The function point measure was originally designed to be applied to business information systems applications. To accommodate these applica...

The function point measure was originally designed to be applied to business information systems applications. To accommodate these applications, the data dimension was emphasized to the exclusion of the functional and behavioral (control) dimensions. For this reason, the function point measure was inadequate for many engineering and embedded systems (which emphasize function and control). A number of extensions to the basic function point measure have been proposed to remedy this situation.

A function point extension called feature points, is a superset of the function point measure that can be applied to systems and engineering software applications.The feature point measure accommodates applications in which algorithmic complexity is high. Real-time, process control and embedded software applications tend to have high algorithmic complexity and are therefore amenable to the feature point.

To compute the feature point, information domain values are again counted and weighted. In addition, the feature point metric counts a new software characteristic—algorithms. An algorithm is defined as "a bounded computational problem that is included within a specific computer program” . Inverting a matrix, decoding a bit string, or handling an interrupt are all examples of algorithms.

Another function point extension for real-time systems and engineered products has been developed by Boeing. The Boeing approach integrates the data dimension of software with the functional and control dimensions to provide a function-oriented measure amenable to applications that emphasize function and control capabilities. Called the 3D function point, characteristics of all three software dimensions are “counted, quantified, and transformed” into a measure that provides an indication of the functionality delivered by the software.

The data dimension is evaluated in much the same way as described before. Counts of retained data (the internal program data structure; e.g., files) and external data (inputs, outputs, inquiries, and external references) are used along with measures of complexity to derive a data dimension count. The functional dimension is measured by considering “the number of internal operations required to transform input to output data”. For the purposes of 3D function point computation, a “transformation” is viewed as a series of processing steps that are constrained by a set of semantic statements. The control dimension is measured by counting the number of transitions between states.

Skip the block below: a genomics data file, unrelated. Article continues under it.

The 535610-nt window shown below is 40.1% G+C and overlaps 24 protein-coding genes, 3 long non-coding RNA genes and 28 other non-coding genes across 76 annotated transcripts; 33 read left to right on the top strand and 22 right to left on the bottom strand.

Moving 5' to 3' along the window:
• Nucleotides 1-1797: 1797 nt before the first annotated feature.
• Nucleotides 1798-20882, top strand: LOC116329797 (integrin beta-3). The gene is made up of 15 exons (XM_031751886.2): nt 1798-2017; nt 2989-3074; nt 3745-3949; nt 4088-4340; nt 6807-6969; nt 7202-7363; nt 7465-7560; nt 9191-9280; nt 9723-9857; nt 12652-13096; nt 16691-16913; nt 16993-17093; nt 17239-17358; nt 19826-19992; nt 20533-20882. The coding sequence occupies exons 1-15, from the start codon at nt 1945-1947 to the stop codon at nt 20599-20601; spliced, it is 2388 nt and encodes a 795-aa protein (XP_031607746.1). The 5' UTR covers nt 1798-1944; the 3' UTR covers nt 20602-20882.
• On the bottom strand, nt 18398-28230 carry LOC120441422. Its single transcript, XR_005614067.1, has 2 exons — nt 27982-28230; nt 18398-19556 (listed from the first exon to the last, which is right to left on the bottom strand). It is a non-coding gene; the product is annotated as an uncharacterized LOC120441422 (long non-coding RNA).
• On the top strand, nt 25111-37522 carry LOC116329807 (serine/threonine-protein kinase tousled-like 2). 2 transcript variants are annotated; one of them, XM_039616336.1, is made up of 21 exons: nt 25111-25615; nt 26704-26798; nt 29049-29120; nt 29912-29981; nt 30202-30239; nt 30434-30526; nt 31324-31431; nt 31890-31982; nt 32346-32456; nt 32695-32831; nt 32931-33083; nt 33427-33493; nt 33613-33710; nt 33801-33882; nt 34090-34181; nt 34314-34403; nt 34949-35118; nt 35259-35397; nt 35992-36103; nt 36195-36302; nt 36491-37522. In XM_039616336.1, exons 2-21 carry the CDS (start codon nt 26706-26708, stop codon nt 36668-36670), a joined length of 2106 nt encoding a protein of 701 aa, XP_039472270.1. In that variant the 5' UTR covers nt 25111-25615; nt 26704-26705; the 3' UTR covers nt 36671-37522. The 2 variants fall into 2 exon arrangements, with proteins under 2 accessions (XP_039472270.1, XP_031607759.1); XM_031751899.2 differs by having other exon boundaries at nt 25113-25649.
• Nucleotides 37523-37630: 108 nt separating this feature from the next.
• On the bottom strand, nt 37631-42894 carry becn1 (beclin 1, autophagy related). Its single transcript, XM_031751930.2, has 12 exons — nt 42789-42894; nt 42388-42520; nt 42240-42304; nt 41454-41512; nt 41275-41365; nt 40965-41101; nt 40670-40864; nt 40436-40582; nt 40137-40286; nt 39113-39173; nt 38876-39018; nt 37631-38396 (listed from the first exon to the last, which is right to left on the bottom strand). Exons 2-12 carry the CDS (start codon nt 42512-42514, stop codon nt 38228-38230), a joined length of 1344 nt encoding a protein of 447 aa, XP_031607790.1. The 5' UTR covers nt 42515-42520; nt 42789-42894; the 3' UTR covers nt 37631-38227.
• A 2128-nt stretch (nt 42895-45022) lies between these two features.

A state represents some externally observable mode of behavior, and a transition occurs as a result of some event that causes the software or system to change its mode of behavior (i.e., to change state). For example, a wireless phone contains software that supports auto dial functions. To enter the auto-dial state from a resting state, the user presses an Auto key on the keypad. This event causes an LCD display to prompt for a code that will indicate the party to be called. Upon entry of the code and

hitting the Dial key (another event), the wireless phone software makes a transition to the dialing state. When computing 3D function points, transitions are not assigned a complexity value.

To compute 3D function points, the following relationship is used:

index = I + O + Q + F + E + T + R

where I, O, Q, F, E, T, and R represent complexity weighted values for the elements discussed already: inputs, outputs, inquiries, internal data structures, external files, transformation, and transitions, respectively. Each complexity weighted value is computed using the following relationship:

complexity weighted value = NilWil + NiaWia + NihWih

where Nil, Nia, and Nih represent the number of occurrences of element i for each level of complexity (low, medium, high); and Wil, Wia, and Wih are the corresponding weights.

It should be noted that function points, feature points, and 3D function points represent the same thing—"functionality" or "utility" delivered by software. In fact, each of these measures results in the same value if only the data dimension of an application is considered. For more complex real-time systems, the feature point count is often between 20 and 35 percent higher than the count determined using function points alone.

The function point (and its extensions), like the LOC measure, is controversial. Proponents claim that FP is programming language independent, making it ideal for applications using conventional and nonprocedural languages; that it is based on data that are more likely to be known early in the evolution of a project, making FP more attractive as an estimation approach. Opponents claim that the method requires some "sleight of hand" in that computation is based on subjective rather than objective data; that counts of the information domain (and other dimensions) can be difficult to collect after the fact; and that FP has no direct physical meaning—it's just a number.